Many of the high-tech devices that Marines use in combat are not as reliable or as user-friendly as they should be, says the commander of the 2nd Marine Expeditionary Force.
"The worst thing we can do is send something out to the battlefield that either doesn't work reliably, or is too hard for a young Marine or young soldier to use," says Lt. Gen. Keith Stalder, who spoke at a conference sponsored by the U.S. Naval Institute.
Gadgets have proliferated into Iraq, offering more ways to communicate, share information and fight. But many of the systems need improvement, he adds.
In particular, language translation devices are not user-friendly enough for corporals and squad leaders who employ them out on the streets in Iraq, he says.
Biometric systems that record fingerprints and irises need to be networked and put onto handheld devices so that Marines at command posts can share the information with those out in the field.
"You need them out there on patrol, with those intelligence Marines and with those squad leaders, so that when they get somebody, they can type a name in, or take a fingerprint, and they know who they've got and whether he's telling them the truth. It'll be a powerful tool in a counterinsurgency environment," says Stalder.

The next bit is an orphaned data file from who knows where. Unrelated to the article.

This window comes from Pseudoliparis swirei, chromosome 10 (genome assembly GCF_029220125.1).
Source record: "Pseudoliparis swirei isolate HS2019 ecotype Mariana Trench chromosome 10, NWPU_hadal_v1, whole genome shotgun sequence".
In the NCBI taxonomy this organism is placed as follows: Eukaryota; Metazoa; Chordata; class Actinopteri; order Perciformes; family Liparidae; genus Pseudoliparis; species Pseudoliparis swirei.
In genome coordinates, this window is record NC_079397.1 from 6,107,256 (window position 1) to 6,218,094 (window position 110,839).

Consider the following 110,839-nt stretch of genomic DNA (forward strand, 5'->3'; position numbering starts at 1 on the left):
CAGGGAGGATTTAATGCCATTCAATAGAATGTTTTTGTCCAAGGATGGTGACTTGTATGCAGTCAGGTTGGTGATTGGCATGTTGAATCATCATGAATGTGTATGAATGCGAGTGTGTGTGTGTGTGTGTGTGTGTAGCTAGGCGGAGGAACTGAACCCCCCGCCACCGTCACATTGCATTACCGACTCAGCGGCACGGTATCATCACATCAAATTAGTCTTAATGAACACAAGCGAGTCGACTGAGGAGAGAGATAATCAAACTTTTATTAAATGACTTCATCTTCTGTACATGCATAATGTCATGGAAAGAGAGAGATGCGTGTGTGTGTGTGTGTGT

Communications technology is sorely needed, especially at lower echelons of command, he says. The growing availability of wideband satellite and non-line-of-sight radios has helped bridge the digital divide in the Marine Corps, but Stalder pressed for the extension of digital coverage down to the company level.
"We need top secret level information down to battalion and company level as well. The people who need it aren't at the regimental or divisional level. It's the staff sergeant at...